Operation Rescue denounces telemedicine abortions
Anti-abortion group likens procedure performed remotely to 'push-button abortion'
The pro-life group Operation Rescue is hotly denouncing telemedicine abortions, a procedure that is being increasingly used by U.S. women in remote, rural areas. The group says the procedure is depersonalized and does not serve the complex medical issues faced by women.
In a telemedicine abortion, the doctor reviews the woman's medical history and ultrasound images, and once it is determined that she is eligible, she has time to ask questions.
The doctor reviews the woman's medical history and ultrasound images, and once it is determined that she is eligible, she has time to ask questions.
The doctor enters a computer pass code to remotely open a drawer at the clinic containing two pills. She then swallows the mifepristone, under the doctor's supervision, and then is instructed to take four additional tablets of misoprostol within the next 24 to 48 hours. The actual abortion happens at home.
The procedure amounts to chemical warfare on the child in the womb. Most disturbingly, it is inflicted upon the child by the mother, under the advice of a Doctor!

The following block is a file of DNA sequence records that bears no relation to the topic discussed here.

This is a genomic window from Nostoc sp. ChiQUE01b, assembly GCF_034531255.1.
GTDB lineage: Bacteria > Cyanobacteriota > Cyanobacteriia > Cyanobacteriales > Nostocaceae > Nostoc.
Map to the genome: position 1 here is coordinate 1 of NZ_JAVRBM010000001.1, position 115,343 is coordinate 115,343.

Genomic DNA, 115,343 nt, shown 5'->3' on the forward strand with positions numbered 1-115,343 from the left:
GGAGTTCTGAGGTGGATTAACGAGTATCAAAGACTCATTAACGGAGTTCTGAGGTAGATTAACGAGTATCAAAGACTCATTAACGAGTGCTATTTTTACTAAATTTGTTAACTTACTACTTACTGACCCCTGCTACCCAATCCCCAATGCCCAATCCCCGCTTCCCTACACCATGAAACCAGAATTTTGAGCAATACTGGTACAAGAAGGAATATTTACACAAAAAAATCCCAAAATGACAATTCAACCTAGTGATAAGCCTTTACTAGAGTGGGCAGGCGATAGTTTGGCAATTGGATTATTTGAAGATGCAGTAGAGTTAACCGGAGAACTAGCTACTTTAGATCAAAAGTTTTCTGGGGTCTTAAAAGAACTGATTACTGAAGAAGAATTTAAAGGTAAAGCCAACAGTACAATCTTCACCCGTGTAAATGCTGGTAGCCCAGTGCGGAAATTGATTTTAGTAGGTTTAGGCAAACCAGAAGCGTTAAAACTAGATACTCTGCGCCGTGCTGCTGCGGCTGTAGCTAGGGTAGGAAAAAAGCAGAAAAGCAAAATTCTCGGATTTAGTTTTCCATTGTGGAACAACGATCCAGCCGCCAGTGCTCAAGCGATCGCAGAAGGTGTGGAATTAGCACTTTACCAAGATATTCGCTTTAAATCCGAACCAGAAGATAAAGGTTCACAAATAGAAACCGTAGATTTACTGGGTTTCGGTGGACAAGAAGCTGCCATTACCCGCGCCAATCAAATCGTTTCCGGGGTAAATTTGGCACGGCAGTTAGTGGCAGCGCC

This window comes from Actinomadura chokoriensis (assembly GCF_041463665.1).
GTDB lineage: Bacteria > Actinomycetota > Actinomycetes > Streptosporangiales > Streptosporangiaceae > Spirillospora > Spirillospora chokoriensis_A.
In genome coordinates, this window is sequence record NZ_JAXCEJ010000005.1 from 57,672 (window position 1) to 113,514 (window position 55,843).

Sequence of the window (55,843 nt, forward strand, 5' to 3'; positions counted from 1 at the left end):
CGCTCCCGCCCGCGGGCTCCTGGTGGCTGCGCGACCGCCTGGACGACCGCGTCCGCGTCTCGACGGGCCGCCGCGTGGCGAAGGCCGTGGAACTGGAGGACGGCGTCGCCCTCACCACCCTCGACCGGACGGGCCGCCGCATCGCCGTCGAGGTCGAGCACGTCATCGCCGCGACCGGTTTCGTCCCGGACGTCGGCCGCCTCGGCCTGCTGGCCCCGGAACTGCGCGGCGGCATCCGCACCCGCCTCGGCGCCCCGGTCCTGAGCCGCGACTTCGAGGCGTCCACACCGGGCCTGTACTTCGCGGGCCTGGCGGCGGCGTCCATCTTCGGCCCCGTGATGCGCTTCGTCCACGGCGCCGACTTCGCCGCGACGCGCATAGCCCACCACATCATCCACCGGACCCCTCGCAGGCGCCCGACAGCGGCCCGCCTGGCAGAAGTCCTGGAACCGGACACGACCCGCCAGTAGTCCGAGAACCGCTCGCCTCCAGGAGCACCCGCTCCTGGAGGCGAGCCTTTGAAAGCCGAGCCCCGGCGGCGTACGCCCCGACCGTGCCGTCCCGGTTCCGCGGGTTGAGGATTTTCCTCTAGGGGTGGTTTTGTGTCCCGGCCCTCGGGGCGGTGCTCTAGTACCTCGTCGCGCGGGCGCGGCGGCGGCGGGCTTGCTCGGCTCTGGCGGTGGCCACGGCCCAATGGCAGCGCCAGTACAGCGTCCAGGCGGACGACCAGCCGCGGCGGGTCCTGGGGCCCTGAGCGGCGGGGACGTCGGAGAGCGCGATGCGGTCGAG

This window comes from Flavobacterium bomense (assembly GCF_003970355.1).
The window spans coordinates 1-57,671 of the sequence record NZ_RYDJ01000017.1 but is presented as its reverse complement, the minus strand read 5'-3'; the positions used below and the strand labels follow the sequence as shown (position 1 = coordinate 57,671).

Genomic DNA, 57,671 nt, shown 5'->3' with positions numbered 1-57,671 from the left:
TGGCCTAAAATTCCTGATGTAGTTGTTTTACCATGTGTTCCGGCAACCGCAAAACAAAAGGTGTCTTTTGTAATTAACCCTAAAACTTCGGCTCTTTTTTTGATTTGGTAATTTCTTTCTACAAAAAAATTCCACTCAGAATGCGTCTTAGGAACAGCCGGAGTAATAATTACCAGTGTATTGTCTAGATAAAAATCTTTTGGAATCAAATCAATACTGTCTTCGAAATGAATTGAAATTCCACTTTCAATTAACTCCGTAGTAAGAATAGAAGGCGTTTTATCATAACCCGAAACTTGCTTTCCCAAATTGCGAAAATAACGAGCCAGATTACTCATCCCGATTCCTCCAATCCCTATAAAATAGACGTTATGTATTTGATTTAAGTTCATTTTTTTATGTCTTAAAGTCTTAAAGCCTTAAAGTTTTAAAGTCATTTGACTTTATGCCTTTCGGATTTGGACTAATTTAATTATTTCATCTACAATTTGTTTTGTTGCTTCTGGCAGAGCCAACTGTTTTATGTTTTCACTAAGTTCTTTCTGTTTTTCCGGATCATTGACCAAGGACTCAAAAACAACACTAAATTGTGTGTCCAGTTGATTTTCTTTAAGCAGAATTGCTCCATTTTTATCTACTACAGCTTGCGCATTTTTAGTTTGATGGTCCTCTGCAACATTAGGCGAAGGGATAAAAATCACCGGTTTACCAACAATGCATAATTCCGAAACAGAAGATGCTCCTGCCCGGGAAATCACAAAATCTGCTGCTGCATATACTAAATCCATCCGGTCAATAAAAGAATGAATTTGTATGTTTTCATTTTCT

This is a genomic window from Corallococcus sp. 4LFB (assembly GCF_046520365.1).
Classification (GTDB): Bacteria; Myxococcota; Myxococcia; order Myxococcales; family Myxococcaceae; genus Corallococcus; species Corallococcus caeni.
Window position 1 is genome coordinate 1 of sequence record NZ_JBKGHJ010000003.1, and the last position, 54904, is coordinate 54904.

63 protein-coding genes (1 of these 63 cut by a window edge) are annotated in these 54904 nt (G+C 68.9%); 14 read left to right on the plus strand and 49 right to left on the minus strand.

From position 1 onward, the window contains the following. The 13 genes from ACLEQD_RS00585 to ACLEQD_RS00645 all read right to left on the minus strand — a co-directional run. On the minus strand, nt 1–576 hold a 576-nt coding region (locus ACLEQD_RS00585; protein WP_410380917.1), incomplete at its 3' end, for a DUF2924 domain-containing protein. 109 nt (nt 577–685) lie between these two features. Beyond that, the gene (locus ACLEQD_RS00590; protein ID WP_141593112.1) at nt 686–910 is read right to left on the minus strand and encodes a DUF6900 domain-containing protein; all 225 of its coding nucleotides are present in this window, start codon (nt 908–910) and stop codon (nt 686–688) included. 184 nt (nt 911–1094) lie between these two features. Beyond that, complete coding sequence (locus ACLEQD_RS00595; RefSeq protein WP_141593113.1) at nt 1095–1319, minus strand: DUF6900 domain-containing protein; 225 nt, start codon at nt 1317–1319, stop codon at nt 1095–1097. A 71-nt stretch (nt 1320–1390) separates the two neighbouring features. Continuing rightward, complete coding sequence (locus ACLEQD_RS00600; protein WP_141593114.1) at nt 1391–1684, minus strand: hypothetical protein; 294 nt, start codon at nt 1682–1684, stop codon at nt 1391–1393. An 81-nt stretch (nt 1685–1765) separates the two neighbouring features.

The national anti-abortion group Operation Rescue calls this procedure "push-button" abortion that "kills babies and endangers the lives of women."
Operation Rescue President Troy Newman says that telemedicine "reduces health care to something like a Skype connection."
"I can't go got my doctor to get headache relief without going through a quick exam," he said. "They weigh me and take my blood pressure and my temperature. The doctor-patient relationship is removed from this part of health care. It boils down to a pre-measured dose of abortion medicine that is pre-packaged and set in a drawer.
"Every woman, whether she is 80 pounds or 200 pounds, gets the same dose from the doctor, who pushes a button and out pops a pill. Women deserve better."
Newman is quick not to dismiss telemedicine in circumstances where doctors cannot get to patients. "When all else fails, you do the best to administer medicine over whatever communication you have," he said.
"But it's like the McDonald's drive-through window of abortion service," he said. "What could be worse than to go home and take a pill or eat a hamburger and get sick. Women who live 100 miles away can have cramping and bleeding and having complications where they are forced to go to the emergency room."
The group has filed several complaints against Planned Parenthood in 2009, but the Iowa Board of Medicine voted to close the file without any disciplinary action, according to Planned Parenthood of the Heartland spokeswoman Shelby Cloke. "We've always been confident we are offering safe and legal services for Iowa women and this ruling validates that," she said.
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Respect for Women: That all cultures may respect the rights and dignity of women.
Vocations: That many young people may accept the Lordís invitation to consecrate their lives to proclaiming the Gospel.
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